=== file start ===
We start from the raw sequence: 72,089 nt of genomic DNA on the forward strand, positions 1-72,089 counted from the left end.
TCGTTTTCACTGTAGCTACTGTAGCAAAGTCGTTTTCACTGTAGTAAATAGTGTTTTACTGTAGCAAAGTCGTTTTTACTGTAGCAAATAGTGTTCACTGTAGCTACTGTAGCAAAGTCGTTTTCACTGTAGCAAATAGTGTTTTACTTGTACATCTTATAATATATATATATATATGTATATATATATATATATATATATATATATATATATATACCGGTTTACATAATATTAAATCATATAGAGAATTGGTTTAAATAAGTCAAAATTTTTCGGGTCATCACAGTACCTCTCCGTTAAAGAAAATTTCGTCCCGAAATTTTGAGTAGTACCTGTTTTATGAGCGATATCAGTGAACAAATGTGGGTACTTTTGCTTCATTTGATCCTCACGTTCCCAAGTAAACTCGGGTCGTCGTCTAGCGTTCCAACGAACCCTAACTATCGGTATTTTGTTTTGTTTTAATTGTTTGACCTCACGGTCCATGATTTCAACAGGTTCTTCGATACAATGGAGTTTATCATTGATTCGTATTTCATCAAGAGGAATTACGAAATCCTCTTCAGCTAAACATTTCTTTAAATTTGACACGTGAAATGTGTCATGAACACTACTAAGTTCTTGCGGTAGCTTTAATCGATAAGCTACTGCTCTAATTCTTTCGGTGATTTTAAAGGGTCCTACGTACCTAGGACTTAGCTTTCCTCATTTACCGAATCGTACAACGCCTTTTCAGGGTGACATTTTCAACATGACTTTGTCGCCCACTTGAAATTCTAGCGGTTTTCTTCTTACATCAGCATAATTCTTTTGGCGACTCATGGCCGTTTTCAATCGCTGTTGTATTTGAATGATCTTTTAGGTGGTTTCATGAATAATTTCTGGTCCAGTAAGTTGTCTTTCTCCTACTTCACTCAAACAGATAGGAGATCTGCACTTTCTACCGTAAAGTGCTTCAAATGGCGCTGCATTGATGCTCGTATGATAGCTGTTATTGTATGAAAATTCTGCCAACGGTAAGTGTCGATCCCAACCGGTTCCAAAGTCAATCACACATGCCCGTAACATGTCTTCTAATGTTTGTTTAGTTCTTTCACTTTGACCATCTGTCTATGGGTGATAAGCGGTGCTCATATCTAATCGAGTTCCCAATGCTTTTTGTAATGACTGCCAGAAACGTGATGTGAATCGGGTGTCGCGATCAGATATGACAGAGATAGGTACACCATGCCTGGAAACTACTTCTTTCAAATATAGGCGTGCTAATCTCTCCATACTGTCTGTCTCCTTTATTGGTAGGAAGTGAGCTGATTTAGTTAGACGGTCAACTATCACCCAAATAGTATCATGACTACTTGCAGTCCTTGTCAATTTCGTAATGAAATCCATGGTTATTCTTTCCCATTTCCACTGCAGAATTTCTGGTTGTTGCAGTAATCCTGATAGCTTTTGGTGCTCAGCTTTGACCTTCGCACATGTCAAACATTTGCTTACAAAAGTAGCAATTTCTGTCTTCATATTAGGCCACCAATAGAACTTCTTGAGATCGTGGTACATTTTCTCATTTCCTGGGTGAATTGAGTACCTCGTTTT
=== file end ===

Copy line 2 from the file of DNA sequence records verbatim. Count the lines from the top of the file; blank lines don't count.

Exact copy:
TCGTTTTCACTGTAGCTACTGTAGCAAAGTCGTTTTCACTGTAGTAAATAGTGTTTTACTGTAGCAAAGTCGTTTTTACTGTAGCAAATAGTGTTCACTGTAGCTACTGTAGCAAAGTCGTTTTCACTGTAGCAAATAGTGTTTTACTTGTACATCTTATAATATATATATATATATGTATATATATATATATATATATATATATATATATATATACCGGTTTACATAATATTAAATCATATAGAGAATTGGTTTAAATAAGTCAAAATTTTTCGGGTCATCACAGTACCTCTCCGTTAAAGAAAATTTCGTCCCGAAATTTTGAGTAGTACCTGTTTTATGAGCGATATCAGTGAACAAATGTGGGTACTTTTGCTTCATTTGATCCTCACGTTCCCAAGTAAACTCGGGTCGTCGTCTAGCGTTCCAACGAACCCTAACTATCGGTATTTTGTTTTGTTTTAATTGTTTGACCTCACGGTCCATGATTTCAACAGGTTCTTCGATACAATGGAGTTTATCATTGATTCGTATTTCATCAAGAGGAATTACGAAATCCTCTTCAGCTAAACATTTCTTTAAATTTGACACGTGAAATGTGTCATGAACACTACTAAGTTCTTGCGGTAGCTTTAATCGATAAGCTACTGCTCTAATTCTTTCGGTGATTTTAAAGGGTCCTACGTACCTAGGACTTAGCTTTCCTCATTTACCGAATCGTACAACGCCTTTTCAGGGTGACATTTTCAACATGACTTTGTCGCCCACTTGAAATTCTAGCGGTTTTCTTCTTACATCAGCATAATTCTTTTGGCGACTCATGGCCGTTTTCAATCGCTGTTGTATTTGAATGATCTTTTAGGTGGTTTCATGAATAATTTCTGGTCCAGTAAGTTGTCTTTCTCCTACTTCACTCAAACAGATAGGAGATCTGCACTTTCTACCGTAAAGTGCTTCAAATGGCGCTGCATTGATGCTCGTATGATAGCTGTTATTGTATGAAAATTCTGCCAACGGTAAGTGTCGATCCCAACCGGTTCCAAAGTCAATCACACATGCCCGTAACATGTCTTCTAATGTTTGTTTAGTTCTTTCACTTTGACCATCTGTCTATGGGTGATAAGCGGTGCTCATATCTAATCGAGTTCCCAATGCTTTTTGTAATGACTGCCAGAAACGTGATGTGAATCGGGTGTCGCGATCAGATATGACAGAGATAGGTACACCATGCCTGGAAACTACTTCTTTCAAATATAGGCGTGCTAATCTCTCCATACTGTCTGTCTCCTTTATTGGTAGGAAGTGAGCTGATTTAGTTAGACGGTCAACTATCACCCAAATAGTATCATGACTACTTGCAGTCCTTGTCAATTTCGTAATGAAATCCATGGTTATTCTTTCCCATTTCCACTGCAGAATTTCTGGTTGTTGCAGTAATCCTGATAGCTTTTGGTGCTCAGCTTTGACCTTCGCACATGTCAAACATTTGCTTACAAAAGTAGCAATTTCTGTCTTCATATTAGGCCACCAATAGAACTTCTTGAGATCGTGGTACATTTTCTCATTTCCTGGGTGAATTGAGTACCTCGTTTT